This cider recipe is just a little different where it includes cinnamon to make the cider taste more than just a little like the apple pies your mom used to make before she decided it was far cheaper and easier just to buy them from the supermarket freezer. The cider will be a nice mid-strength 5-6% alcohol and be very pleasant to drink with just a hint of spice. Although cinnamon is often used as an accompaniment to cider we shall use it in this recipe as an addition to the fermentation process.
- Four liters (1 Gallon) Apple Juice
- One Apple, cored, peeled and diced
- 80g (3oz) Lactose OR 2g (1 teaspoon) wine sweeter
- 1/4 stick of cinnamon
- Cider Yeast
Start your preparations by cleaning and sterilizing your fermenter, its lid or cork, and the airlock. Any other items that come into contact with the cider ingredients should be clean and sterile too, including knives, cutting boards, and peelers. Rinse these items with tap water thoroughly after sterilization.
All ciders that include fresh ingredients should be prepared fairly quickly to avoid fruit oxidizing or being contaminated. Prepare the apple (or apples depending on the size of the batch) first by washing peeling and coring it before washing it gently once again. Washing it twice will put the wild yeasts in the minority avoiding the need for Campden tablets. If in doubt treat the whole cider before pitching the yeast with 1 crushed Campden tablet per 4 liters (1 gallon) of cider and allow to stand for at least 24 hours. Dice the apple into cubes that will readily fit through the neck of your fermenter.
Add the apple juice to the sterile fermenter and if you are using lactose to sweeten your cider mix it with 1/2 cup of water and add it too. Pitch the yeast, add the cubes of apple and the cinnamon then seal the fermenter. The airlock should start to bubble in a few hours to a few days depending on conditions and the yeast that you are using, indicating that fermentation has commenced.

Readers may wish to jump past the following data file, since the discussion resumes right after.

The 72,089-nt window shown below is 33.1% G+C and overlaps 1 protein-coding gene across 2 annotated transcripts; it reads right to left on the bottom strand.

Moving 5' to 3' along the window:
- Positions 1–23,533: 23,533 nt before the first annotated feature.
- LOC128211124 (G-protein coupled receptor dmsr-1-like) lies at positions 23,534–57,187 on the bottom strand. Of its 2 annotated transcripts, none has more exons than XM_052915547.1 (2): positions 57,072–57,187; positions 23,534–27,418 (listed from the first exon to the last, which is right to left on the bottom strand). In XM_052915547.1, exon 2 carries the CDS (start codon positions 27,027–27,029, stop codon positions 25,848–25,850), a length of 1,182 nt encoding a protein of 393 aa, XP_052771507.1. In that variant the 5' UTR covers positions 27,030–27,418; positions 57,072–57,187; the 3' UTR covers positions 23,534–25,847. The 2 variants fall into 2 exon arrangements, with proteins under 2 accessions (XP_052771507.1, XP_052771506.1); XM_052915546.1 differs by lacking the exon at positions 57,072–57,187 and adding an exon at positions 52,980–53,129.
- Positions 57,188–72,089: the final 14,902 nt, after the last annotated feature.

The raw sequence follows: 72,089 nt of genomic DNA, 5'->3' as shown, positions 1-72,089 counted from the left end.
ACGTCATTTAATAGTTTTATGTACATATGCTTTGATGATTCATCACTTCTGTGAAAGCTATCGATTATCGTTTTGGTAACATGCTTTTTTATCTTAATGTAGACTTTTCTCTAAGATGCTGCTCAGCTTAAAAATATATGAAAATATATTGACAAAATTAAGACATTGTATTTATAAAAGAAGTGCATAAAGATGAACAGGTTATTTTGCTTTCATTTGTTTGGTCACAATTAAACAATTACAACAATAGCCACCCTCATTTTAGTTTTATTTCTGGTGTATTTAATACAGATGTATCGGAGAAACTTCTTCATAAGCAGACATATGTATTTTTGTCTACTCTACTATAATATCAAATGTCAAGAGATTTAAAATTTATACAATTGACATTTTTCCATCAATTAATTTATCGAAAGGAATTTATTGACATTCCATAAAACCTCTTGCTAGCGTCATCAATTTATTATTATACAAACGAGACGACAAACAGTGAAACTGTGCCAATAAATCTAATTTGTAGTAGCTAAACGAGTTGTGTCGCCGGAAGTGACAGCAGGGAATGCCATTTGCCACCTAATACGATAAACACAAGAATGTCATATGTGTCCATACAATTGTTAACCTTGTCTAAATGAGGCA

Once fermentation has slowed down and the airlock bubbles perhaps once per minute rack the cider by siphoning it into another sterile fermenter taking care not to stir up the yeast on the bottom of the original fermenter. Racking removes unwanted sediment and should be performed at one or two intervals until the cider is clear. If you have chosen to use an artificial sweetener add it to your cider at the first racking.
Once you are satisfied with the level of sediment in your homemade cider sterilize the bottles, their caps, and your siphon. Siphon the cider into the cider bottle once again taking care not to stir up the sediment (if any) at the bottom of the fermenter. If you wish to carbonate your cider fill the bottles prime the cider with one teaspoon (5 grams) per 750ml(1.5 pints) before capping.
Store the sealed bottles of cider in a dark place at room temperature for at least 3 months and allow it to age. Aging cider is much like aging wine or beer where the flavor improves over time due to chemical changes in the cider. You will find a cider is much better at six months than at three. Some ciders may need up to a year for the flavor to fully develop.
If you are using freshly made juice that is not pasteurized or sterilized you should treat it with one Campden tablet per gallon (4 liters) of juice and allow it to stand for at least 24 hours prior to pitching the yeast regardless of what the recipe states.
For a different taste consider adding one can of apple pie filling per gallon (4 liters) of cider instead of cinnamon and apples. Make sure it has no added preservatives.
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